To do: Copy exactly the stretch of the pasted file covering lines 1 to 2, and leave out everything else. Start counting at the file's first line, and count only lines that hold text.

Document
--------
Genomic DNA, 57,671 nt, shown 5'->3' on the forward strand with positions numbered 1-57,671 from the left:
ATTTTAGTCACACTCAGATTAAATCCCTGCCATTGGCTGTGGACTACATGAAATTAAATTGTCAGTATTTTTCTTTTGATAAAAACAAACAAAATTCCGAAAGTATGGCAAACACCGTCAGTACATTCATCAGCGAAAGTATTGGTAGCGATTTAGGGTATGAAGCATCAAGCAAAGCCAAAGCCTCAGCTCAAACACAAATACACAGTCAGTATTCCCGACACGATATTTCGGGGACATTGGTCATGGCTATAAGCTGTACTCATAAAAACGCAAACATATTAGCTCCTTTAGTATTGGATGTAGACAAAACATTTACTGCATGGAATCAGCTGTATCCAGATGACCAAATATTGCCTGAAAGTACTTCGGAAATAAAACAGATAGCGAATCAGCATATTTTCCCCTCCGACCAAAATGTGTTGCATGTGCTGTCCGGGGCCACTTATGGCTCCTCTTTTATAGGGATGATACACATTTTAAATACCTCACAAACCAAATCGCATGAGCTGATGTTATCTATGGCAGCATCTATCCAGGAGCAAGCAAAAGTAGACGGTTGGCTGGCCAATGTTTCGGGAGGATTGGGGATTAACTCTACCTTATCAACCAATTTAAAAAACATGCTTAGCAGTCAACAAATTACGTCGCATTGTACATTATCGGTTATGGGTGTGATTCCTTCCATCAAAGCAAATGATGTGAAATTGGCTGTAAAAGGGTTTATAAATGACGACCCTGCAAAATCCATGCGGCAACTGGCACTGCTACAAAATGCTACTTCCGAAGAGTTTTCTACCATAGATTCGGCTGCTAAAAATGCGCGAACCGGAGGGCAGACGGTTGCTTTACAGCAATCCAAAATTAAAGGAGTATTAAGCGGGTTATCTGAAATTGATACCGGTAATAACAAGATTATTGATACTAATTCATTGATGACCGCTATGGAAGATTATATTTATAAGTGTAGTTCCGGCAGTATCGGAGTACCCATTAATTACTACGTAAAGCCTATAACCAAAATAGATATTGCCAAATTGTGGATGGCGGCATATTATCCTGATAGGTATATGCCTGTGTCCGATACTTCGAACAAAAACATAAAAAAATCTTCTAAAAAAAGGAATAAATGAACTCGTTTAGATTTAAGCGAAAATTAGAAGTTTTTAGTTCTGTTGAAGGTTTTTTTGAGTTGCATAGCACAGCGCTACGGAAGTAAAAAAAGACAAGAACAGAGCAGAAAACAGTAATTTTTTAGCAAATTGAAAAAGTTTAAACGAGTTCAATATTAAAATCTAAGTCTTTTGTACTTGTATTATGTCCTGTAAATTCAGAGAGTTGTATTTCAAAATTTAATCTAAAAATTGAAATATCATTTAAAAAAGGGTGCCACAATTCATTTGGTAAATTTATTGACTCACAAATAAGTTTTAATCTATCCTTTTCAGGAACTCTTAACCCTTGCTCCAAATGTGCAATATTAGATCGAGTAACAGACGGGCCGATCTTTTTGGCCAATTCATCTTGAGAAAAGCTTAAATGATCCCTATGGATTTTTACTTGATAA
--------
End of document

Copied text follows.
Genomic DNA, 57,671 nt, shown 5'->3' on the forward strand with positions numbered 1-57,671 from the left:
ATTTTAGTCACACTCAGATTAAATCCCTGCCATTGGCTGTGGACTACATGAAATTAAATTGTCAGTATTTTTCTTTTGATAAAAACAAACAAAATTCCGAAAGTATGGCAAACACCGTCAGTACATTCATCAGCGAAAGTATTGGTAGCGATTTAGGGTATGAAGCATCAAGCAAAGCCAAAGCCTCAGCTCAAACACAAATACACAGTCAGTATTCCCGACACGATATTTCGGGGACATTGGTCATGGCTATAAGCTGTACTCATAAAAACGCAAACATATTAGCTCCTTTAGTATTGGATGTAGACAAAACATTTACTGCATGGAATCAGCTGTATCCAGATGACCAAATATTGCCTGAAAGTACTTCGGAAATAAAACAGATAGCGAATCAGCATATTTTCCCCTCCGACCAAAATGTGTTGCATGTGCTGTCCGGGGCCACTTATGGCTCCTCTTTTATAGGGATGATACACATTTTAAATACCTCACAAACCAAATCGCATGAGCTGATGTTATCTATGGCAGCATCTATCCAGGAGCAAGCAAAAGTAGACGGTTGGCTGGCCAATGTTTCGGGAGGATTGGGGATTAACTCTACCTTATCAACCAATTTAAAAAACATGCTTAGCAGTCAACAAATTACGTCGCATTGTACATTATCGGTTATGGGTGTGATTCCTTCCATCAAAGCAAATGATGTGAAATTGGCTGTAAAAGGGTTTATAAATGACGACCCTGCAAAATCCATGCGGCAACTGGCACTGCTACAAAATGCTACTTCCGAAGAGTTTTCTACCATAGATTCGGCTGCTAAAAATGCGCGAACCGGAGGGCAGACGGTTGCTTTACAGCAATCCAAAATTAAAGGAGTATTAAGCGGGTTATCTGAAATTGATACCGGTAATAACAAGATTATTGATACTAATTCATTGATGACCGCTATGGAAGATTATATTTATAAGTGTAGTTCCGGCAGTATCGGAGTACCCATTAATTACTACGTAAAGCCTATAACCAAAATAGATATTGCCAAATTGTGGATGGCGGCATATTATCCTGATAGGTATATGCCTGTGTCCGATACTTCGAACAAAAACATAAAAAAATCTTCTAAAAAAAGGAATAAATGAACTCGTTTAGATTTAAGCGAAAATTAGAAGTTTTTAGTTCTGTTGAAGGTTTTTTTGAGTTGCATAGCACAGCGCTACGGAAGTAAAAAAAGACAAGAACAGAGCAGAAAACAGTAATTTTTTAGCAAATTGAAAAAGTTTAAACGAGTTCAATATTAAAATCTAAGTCTTTTGTACTTGTATTATGTCCTGTAAATTCAGAGAGTTGTATTTCAAAATTTAATCTAAAAATTGAAATATCATTTAAAAAAGGGTGCCACAATTCATTTGGTAAATTTATTGACTCACAAATAAGTTTTAATCTATCCTTTTCAGGAACTCTTAACCCTTGCTCCAAATGTGCAATATTAGATCGAGTAACAGACGGGCCGATCTTTTTGGCCAATTCATCTTGAGAAAAGCTTAAATGATCCCTATGGATTTTTACTTGATAA